As the fear virus continues to grip us all, there is just one hope we might learn from it, and for all the lives we lose this year, finally move to correct our nation’s biggest killer.
For COVID-19 is a respiratory disease. In its severe form, it triggers pneumonia. And we know pneumonia. We have a lot of it, far more than is normal. Indeed, one in every 80 pneumonia deaths in the world for children under five happens in Kenya, where our population is around 154th of the world population.
Put short, a child is twice as likely to die from pneumonia in Kenya than in the rest of the world, in more than 10,000 deaths a year among our small children. Nor do our pneumonia deaths stop with the under-5s.
According to the Kenya National Bureau of Statistics (KNBS), since 2015, pneumonia has been our top killer disease across all age groups.
That’s abnormal. It isn’t the same as in other countries. But the reason is that we do lung damage on an almost unprecedented scale, by using charcoal and wood to cook in the home. We do it more than most of Africa, more than almost anywhere, and the results are catastrophic.
For, a single hour for a child, and mother too, over that indoor cooking fire does the same damage to the lungs as smoking 400 cigarettes, research has shown. So, many of our children and young mothers are lung damaged as if they were smoking 800 to 1,200 cigarettes a day. No wonder it kills many of them.
Sadly, our Health ministry doesn’t care. It has done almost nothing to promote clean cooking in Kenya.
A Nairobi conference on clean cooking late last year brought government guests and global engagement, but the Health ministry, reportedly, didn’t even bother to attend, although maybe someone was hidden in the crowd. Its disinterest in our biggest cause of death extends to spend, attention, policy, and even, it seems, comprehension.
Indeed, I was personally involved trying to get the Health ministry to adopt posters we designed and printed warning mothers of the killer cost of indoor open-fire cooking: no success at all. None.
Maybe the Health ministry cannot access the KNBS statistical data, or it just feels good about losing tens of thousands of Kenyans every year to one, preventable disease.
But now, what irony, the world’s stock markets have crashed and the globe is in total panic at the prospect of three in 100 people dying from the disease that’s Kenya’s top killer every single day, and we normally do nothing about it.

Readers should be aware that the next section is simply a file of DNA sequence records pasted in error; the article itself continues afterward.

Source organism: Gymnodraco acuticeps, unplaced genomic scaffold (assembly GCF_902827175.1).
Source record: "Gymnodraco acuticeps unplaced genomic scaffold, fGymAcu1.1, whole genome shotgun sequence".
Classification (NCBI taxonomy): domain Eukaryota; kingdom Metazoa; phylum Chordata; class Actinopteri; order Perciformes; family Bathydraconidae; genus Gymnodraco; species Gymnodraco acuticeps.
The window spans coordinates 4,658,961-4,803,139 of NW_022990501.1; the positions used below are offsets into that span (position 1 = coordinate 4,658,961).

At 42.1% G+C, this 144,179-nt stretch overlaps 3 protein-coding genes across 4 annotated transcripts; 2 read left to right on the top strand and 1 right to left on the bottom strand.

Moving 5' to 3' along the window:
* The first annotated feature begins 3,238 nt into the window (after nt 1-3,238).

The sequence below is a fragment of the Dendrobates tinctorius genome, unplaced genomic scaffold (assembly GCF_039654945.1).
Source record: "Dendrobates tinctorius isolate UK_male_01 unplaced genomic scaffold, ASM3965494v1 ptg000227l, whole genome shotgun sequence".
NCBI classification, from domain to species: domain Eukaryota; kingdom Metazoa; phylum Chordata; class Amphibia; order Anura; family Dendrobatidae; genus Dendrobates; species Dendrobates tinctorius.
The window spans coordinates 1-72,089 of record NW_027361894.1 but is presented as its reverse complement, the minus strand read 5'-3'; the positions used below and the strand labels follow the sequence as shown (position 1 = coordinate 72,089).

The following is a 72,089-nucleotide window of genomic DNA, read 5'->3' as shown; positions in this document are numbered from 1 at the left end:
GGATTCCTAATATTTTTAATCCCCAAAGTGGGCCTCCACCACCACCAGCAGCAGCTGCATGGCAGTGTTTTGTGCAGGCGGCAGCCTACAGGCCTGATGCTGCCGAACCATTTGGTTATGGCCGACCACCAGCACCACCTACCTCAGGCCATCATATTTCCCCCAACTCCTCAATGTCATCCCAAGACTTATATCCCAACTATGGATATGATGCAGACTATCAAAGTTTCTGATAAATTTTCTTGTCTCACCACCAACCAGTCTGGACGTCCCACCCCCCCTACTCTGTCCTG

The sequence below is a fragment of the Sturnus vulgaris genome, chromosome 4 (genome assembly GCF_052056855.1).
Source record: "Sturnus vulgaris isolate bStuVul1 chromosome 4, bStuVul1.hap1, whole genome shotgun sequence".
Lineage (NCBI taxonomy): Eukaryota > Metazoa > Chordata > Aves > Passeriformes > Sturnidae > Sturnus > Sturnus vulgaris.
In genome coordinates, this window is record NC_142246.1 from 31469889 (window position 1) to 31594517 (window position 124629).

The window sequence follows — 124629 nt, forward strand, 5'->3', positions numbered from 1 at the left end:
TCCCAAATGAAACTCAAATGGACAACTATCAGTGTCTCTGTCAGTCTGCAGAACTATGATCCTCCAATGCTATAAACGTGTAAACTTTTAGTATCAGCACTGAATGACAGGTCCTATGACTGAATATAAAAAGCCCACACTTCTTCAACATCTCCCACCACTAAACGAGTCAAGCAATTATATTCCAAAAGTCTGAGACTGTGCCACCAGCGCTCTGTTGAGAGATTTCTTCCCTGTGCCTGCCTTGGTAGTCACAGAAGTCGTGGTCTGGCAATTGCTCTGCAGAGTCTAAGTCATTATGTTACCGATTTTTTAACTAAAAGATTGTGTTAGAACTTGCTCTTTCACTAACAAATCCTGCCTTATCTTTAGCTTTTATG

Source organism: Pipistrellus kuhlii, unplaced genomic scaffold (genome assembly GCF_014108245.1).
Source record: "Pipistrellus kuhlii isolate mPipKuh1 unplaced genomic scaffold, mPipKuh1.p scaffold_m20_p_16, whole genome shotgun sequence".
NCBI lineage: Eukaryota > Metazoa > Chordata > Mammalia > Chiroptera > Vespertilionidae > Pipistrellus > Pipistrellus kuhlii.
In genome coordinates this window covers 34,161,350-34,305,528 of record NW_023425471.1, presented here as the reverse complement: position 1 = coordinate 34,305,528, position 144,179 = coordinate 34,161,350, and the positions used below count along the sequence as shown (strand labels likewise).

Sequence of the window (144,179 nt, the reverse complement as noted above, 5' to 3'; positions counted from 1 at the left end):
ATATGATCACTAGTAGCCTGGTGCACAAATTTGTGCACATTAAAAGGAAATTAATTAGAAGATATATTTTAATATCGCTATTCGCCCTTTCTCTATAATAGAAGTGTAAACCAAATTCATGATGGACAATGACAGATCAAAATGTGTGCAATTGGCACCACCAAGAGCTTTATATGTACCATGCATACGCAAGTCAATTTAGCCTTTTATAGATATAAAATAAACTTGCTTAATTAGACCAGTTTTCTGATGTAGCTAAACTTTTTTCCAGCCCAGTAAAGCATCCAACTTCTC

The Energy ministry did try to achieve a policy shift. We had a shyster subsector in our liquefied petroleum gas (LPG) market that had been making a living by refilling big-brand, expensive gas cylinders with Jua Kali gas. As a result, the big brands stopped bringing new cylinders to Kenya, and we ended up with far lower LPG use than in other sub-Saharan nations, and thus far more of the smoke-laden dirty cooking. The government moved on it and made the use of branded cylinders by any chancer illegal.
But the Energy and Petroleum Regulatory Authority (EPRA) has never implemented the change, fudging and extending, confusing and doing anything but close down the illegality.
So the oil marketers, who were set to invest in far more LPG, have never yet, still waiting for one regulator to apply the law.
Yet, now see how COVID-19 plays into our own pneumonia plague, for this virus will behave differently in Kenya as the land of pneumonia.
A study of the first 44,000 cases in China reported a higher death rate among men than women, seeing analysts slowly observe that in China 52 percent of men smoke, whereas only three percent of women do, so men are more lung damaged.
But the average number of cigarettes per day smoked by Chinese smokers is 15.
The majority of our women and children are smoking the equivalent of more than 800 cigarettes a day.
Few things could have struck us harder than an infectious disease that kills those with damaged lungs. But does that mean we might finally care to act on our killer dirty cooking?